Congratulations to these Los Angelinos:
Harry (Harriet) Dodge and Stanya Kahn
Amy Granat and Drew Heitzler
William E. Jones
Lucky Dragons Luke Fischbeck
Daniel Joseph Martinez
Julia Meltzer and David Thorne
Mario Ybarra Jr.
These artists were either born in LA or they live here now, or both. I’d say Los Angeles is on the map now.
And I was happy to see that one of my most favorite and influential artists was at the top of the list: Rita Ackermann. If you didn’t know who she was before, you will now. And you might be able to see how many artists were influenced by her work, since she was the first to do the style she does. She is a true original. My Hungarian side would like to think she is somehow distantly related to me. In some universe, I feel we are.
Yesterday I went to speak with students in the Fiber Department at Cal State University Long Beach. The chair of the Department Carol Shaw-Sutton (an incredible fiber artists who makes stunningly beautiful work) invited me to give a slide presentation and lecture there. Carol and I have shown together at the Riverside Museum of Art in a show called Material Girls, which got a lot of press and was a very good exhibition with a full color catalog and a perfect essay by Shana Nys Dambrot.
Anyways, I was nervous, but I had a good time. Some of the students really responded to the work. I brought some originals, including my books, and one girl said All Done But None was the greatest book she has ever read in her life. Granted she looked to be only in her early 20s, but it was definitely the best compliment I’ve received about the book.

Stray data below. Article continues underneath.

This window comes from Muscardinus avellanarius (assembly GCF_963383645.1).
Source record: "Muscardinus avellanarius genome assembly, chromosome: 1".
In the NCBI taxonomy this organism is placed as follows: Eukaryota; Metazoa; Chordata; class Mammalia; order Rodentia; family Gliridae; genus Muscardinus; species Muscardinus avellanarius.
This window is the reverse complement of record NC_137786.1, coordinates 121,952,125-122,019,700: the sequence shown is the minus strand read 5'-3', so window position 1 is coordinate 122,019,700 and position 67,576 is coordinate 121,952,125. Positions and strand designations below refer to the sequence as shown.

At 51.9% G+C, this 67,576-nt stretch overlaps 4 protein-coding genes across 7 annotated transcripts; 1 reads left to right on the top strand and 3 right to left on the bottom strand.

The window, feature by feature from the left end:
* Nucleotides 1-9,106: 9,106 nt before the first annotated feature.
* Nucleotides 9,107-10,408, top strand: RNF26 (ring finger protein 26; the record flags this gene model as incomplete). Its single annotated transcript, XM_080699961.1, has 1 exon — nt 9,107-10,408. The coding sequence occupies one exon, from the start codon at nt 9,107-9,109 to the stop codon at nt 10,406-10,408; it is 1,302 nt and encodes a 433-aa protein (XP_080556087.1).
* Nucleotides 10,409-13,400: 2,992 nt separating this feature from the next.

Carol’s assistant is a graduate student named Susan Porteous who is also an incredible book artist. And I mean incredible. She took me back to her studio afterwards and I was able to see all the books she has made during her Master’s program, and I was just totally blown away at her originality and dedication. Her work is meticulous, and the handmade “books” are truly pieces of art. She has seemed to master letterpress, and uses found text within her art books, and plays with arrangements of making them thematic narratives by way of sculpting and using elements of bookmaking. She is going to be a Book Arts star.
© Susan Porteous
Afterwards, I saw my friend Kyle Riedel for a quick hug and headed out early to San Pedro for a meeting I had. I parked near my old studio at Angels Gate and watched the sun go down. My old studio, ironically used to be Carol Shaw-Sutton’s studio before it was mine and I thought about how we both read on out futon couches looking out into the sea. It was weird being there and seeing how a new artist is probably enjoying the hell out of the space now, as they should be. I’ll admit it was a little hard being there in the park and seeing how beautiful it is. A little hard is an understatement.
Awwww, isn’t that such a sad story? Ya well, get over it.
I’m slowly but surely getting back on my horse here in South Pasadena/Alhambra/El Sereno. It’s a pretty area. I have an amazing garden and this makes me happier than when I lived in my little house in Pedro. I’m just still trying to find my way. I have a little dream now about getting a cabin somewhere in Joshua Tree and just staying out there for weeks at a time and doing nothing but working. Kind of like a recurring residency retreat. It’s an idea, and it could wind up to be cheaper than renting a separate studio. We’ll see how it pans out though.
© Michael Phillips